Year 2000 Work, Outsourcing Lead State, Local To-Do Lists

Year 2000 Work, Outsourcing Lead State, Local To-Do Lists

By Andrea Novotny

Year 2000 computer problems and outsourcing initiatives are the two biggest things on the plates of state and local government information technology officials for 1998, analysts say.

Connecticut, for example, is expected to spend $1.4 billion to outsource its information technology management over the next seven years. And Pennsylvania is poised to invest up to $400 million on new information technology services.

But the biggest growth area in state and local information technology spending will be in year 2000 software repairs, said Thomas Davies, vice president of state and local for Federal Sources. Welfare reform will be the second largest area of growth, he said.

Federal Sources, a market research firm in McLean, Va., estimates that state and local information technology spending will increase from the current level of $42 billion to more than $46 billion in the next year.


IBM photo

State and local governments "are moving dramatically into the world of electronic commerce."

-Miles Weigold
IBM Global Government Industry

As state and local governments prioritize their technology spending and redirect existing budgets toward correcting the year 2000 software glitch, more conversion work will be turned over to outside vendors, analysts and industry officials said.

Pennsylvania is outsourcing 42 percent of its year 2000 work, said Scott Elliott, a spokesman for the Pennsylvania Office for Information Technology. The state has 36 vendors pre-approved to do year 2000 work through an innovative procurement process, Elliott said.

Nationwide, not counting the Connecticut plan, state and local government outsourcing of infotech is growing 20 percent annually and is projected to account for $936 million in contracts this year, according to G2R Inc., a research firm based in Mountain View, Calif.

State and local governments also are considering more Internet and intranet solutions for streamlining their operations and making them more responsive to citizen's needs especially in health and human services and administration and finance agencies, analysts said.

Health and welfare reform will boost the use of electronic benefits transfers and telemedicine, analysts said. The United States Department of Agriculture has mandated the use of electronic data transfers as a method of distributing food stamp benefits. The first systems addressing that mandate will go online in 1998.

As for telemedicine, doctors are using information technology to analyze patient data and records to supplement rural and under-served communities. Telemedicine is being advanced by government and industry partly with the aid of funding by the federal government.

Meanwhile, administration and finance agencies will look to online procurement methods and electronic tax filing to improve efficiency and save money, analysts said.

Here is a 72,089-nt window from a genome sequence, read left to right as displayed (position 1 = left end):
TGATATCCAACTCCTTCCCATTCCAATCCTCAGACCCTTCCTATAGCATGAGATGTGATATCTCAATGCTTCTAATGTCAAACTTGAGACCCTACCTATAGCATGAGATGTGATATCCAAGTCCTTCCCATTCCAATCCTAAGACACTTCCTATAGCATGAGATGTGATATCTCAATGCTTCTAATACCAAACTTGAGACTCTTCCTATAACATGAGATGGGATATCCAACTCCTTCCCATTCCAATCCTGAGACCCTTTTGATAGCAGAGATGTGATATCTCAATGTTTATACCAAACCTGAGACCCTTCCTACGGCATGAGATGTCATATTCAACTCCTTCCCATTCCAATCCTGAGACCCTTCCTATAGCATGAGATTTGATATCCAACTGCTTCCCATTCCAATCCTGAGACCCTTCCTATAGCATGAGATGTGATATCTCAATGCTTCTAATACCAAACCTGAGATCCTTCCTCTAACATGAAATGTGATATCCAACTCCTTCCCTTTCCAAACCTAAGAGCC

For companies like Unisys Corp. of Blue Bell, Pa., providing services to administration and finance agencies - particularly in the tax arena - makes up the largest part of the company's state and local government business. Unisys expects its state and local business to grow by up to 20 percent in 1998, said Maury Shepherd, director of business planning for public sector market group in the Information Services Group of Unisys.

"All of us at IBM Global Government Industry are thinking first and foremost about electronic commerce," said Miles Weigold, local government segment manager for IBM Global Government Industry, based in Bethesda, Md. State and local governments "are moving dramatically into the world of electronic commerce," he said. This is being fueled by growing citizen demand for improved government services and the lowered costs of information technology.

Less than one percent of state and local governments are delivering services electronically today, but that number will increase many fold in 1998, Weigold said.

States also will look to Internet and intranet solutions to provide them with the network infrastructure needed to handle the federal government's devolution of welfare and other programs to the states. Most states are still trying to determine how to proceed with the sweeping welfare reforms enacted by Congress late in 1996.

Next year, states will further develop and begin implementation of their welfare reform projects, said Leslie Kao, a public-sector market research analyst for G2R Inc. "In health and human services there has been a major change in policy in the last year," said Larry Singer, president of Public Interest Breakthroughs Inc., a nonprofit Vienna, Va., group supporting state and local governments.

States are "waiting for program managers to translate new [health and human service] policies into new business processes and organizational structures," Singer said.

Once the program redesign has begun, he said, information technology will be used by state and local governments to implement the changes and "states will take advantage of new technology, like the Internet, universal data bases and advanced geographic information systems," Singer said.


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